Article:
Few local public officials or agencies have escaped the ire of Alfredo LLamedo, the activist whose hunger strike last month led to the Camp Hope homeless encampment outside of Spokane City Hall. In the last year, City Council President Ben Stuckart has gaveled meetings to a halt twice as LLamedo has accused the City Council of "bullshit" for not caring enough about the homeless.
"Czar Ben Stuckart has danced with the 1% for too long," he writes on Facebook.
To LLamedo, some members of the Spokane Police Department are "PIGS" and "heartless assholes," while the police chief is the "commander of the Grinch's sausages wrapped in blue."
"Happy f—-ing holidays..." LLamedo writes on his Facebook page. "I hope you all have the most tragically miserable holiday season ever as a result of KARMA biting you dead in your sickening asses!!!"
To LLamedo, the downtown business organizations — like the Downtown Spokane Partnership, which has supported the city's law barring people from sleeping or sitting on downtown sidewalks — are awful. He slams the Salvation Army and the Union Gospel Mission — two major social service agencies — while accusing them of discriminating against the LGBTQ community. (Last year, the local Salvation Army said it was its policy not to discriminate, but the Union Gospel Mission said, of transgender people, "we can’t serve everyone.”)
And while he's usually praised Catholic Charities, the agency that runs the House of Charity, the downtown shelter, he takes them to task for hiring the city of Spokane's Neighborhood and Business Services Division Director Dawn Kinder, who he accuses of lying about warming center hurdles in this week's Inlander article.
It's an issue that LLamedo himself has struggled with. Between the time that LLamedo started his hunger strike and when he was arrested by police as they dismantled "Camp Hope," LLamedo had his own crisis of faith. There was a moment where he was the one being accused of not truly caring about homelessness.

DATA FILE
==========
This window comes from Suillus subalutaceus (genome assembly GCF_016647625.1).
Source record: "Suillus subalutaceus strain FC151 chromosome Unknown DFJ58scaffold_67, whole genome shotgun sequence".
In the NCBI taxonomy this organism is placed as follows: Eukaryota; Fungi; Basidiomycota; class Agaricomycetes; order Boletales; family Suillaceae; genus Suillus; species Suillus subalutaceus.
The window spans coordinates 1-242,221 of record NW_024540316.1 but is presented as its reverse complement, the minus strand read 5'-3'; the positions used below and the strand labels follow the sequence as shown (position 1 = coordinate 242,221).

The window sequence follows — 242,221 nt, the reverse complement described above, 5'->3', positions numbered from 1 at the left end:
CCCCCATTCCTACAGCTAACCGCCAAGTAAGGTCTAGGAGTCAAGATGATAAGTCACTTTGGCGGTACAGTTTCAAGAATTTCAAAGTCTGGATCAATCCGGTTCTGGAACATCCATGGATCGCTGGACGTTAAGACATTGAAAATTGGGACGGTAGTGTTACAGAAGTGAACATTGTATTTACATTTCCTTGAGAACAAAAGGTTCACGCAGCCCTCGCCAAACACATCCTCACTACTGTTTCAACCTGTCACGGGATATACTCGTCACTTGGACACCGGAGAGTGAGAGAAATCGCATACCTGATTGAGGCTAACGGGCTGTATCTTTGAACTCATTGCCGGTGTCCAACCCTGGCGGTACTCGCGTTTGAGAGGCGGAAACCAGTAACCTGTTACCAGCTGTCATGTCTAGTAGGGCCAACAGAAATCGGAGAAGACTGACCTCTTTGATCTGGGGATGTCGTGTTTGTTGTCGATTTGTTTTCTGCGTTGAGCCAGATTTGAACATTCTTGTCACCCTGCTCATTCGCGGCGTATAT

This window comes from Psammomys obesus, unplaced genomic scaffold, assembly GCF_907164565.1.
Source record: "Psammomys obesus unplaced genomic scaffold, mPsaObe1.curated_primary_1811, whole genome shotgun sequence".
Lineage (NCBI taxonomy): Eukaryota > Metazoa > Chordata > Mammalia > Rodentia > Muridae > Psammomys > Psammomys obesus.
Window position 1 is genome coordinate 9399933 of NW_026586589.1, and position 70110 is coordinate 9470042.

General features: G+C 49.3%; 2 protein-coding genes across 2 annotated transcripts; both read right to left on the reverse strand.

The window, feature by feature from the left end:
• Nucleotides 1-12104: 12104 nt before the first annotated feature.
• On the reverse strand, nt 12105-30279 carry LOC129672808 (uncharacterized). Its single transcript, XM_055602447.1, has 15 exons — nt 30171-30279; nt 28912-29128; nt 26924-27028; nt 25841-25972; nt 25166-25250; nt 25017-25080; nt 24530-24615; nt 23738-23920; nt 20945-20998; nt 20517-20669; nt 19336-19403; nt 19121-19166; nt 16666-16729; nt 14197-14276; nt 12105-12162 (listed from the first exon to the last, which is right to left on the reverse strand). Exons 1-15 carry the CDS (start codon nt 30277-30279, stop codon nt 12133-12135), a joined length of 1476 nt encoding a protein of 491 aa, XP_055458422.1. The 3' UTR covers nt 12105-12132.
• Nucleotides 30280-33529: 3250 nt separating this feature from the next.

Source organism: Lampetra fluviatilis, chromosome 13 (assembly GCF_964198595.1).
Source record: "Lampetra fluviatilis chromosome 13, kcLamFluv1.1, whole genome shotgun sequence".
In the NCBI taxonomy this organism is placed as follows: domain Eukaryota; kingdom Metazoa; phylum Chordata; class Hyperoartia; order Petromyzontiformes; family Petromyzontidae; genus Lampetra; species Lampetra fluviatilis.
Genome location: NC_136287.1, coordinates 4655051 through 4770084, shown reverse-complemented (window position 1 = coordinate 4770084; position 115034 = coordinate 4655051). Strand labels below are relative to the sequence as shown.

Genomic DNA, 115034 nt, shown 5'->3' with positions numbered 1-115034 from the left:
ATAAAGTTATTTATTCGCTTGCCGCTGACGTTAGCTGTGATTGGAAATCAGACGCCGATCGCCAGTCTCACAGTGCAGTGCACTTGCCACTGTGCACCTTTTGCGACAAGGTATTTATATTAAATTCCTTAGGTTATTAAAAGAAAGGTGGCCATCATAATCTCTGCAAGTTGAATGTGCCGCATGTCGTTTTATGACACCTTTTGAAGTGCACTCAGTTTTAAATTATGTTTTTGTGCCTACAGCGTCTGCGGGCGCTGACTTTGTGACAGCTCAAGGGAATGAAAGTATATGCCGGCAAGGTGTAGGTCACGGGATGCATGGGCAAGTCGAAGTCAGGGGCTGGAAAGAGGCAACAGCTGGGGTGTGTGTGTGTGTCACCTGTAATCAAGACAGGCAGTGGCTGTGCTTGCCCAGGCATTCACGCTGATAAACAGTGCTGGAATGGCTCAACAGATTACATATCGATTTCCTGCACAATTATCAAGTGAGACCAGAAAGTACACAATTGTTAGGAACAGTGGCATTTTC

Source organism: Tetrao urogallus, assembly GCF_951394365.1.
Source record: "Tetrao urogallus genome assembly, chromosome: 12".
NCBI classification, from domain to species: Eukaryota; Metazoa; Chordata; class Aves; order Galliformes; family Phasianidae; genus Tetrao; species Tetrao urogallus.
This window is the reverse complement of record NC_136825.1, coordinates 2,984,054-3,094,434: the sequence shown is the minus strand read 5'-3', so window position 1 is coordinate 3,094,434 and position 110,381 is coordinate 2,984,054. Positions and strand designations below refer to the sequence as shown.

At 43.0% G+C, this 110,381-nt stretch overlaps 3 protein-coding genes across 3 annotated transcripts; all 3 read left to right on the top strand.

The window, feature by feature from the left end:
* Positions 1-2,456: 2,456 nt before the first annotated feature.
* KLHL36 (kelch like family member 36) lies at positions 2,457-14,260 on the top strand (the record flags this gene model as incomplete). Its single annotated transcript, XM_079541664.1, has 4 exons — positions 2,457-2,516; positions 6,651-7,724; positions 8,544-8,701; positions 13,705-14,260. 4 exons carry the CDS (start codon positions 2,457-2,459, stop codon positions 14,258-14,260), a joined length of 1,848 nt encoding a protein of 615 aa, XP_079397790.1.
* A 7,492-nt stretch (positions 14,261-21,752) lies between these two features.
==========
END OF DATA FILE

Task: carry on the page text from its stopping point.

It shook him to his core. And he had to decide what, exactly, to do about that.
Initially, Alfredo LLamedo's hunger strike began on Nov. 12 with a single goal: Push the city of Spokane to suspend its sit-lie policy — prohibiting sitting and lying on downtown sidewalks — at least until there was more shelter space available.
He said he did an evaluation of all his previous protests and rhetoric. He felt that little progress had been made. He wanted to do something a little more drastic.
"You had all those prison inmates who decided to go on hunger strikes," LLamedo recalls thinking. "In many cases, they got what they were looking for. It achieved quite a bit through the hunger strikes. If it worked for them, maybe it will work me."
So for a week, LLamedo sat outside in the cold in front of City Hall, surviving on broth, protein drinks and Gatorade. It started out with just him. But gradually, a number of homeless people joined him. It turned into an impromptu homeless camp.
His protest appeared to work. Within a week, the city voted on an emergency ordinance to temporarily suspend the sit-lie ordinance until enough shelter space could be opened.
"Thank you for sending me home," a wizened LLamedo told the City Council. "But there's a lot of folks that I've been spending the nights with out there. I certainly hope that because I am leaving that those folks aren't harassed and moved off this property."
The campers out front of City Hall didn't leave. Instead, the camp began to grow. Community members Sharon Smith and Don Barbieri donated money to purchase discounted tents at the General Store.
And after a few days of recovery, LLamedo returned to the camp. A new plan for shutting down Camp Hope was developed.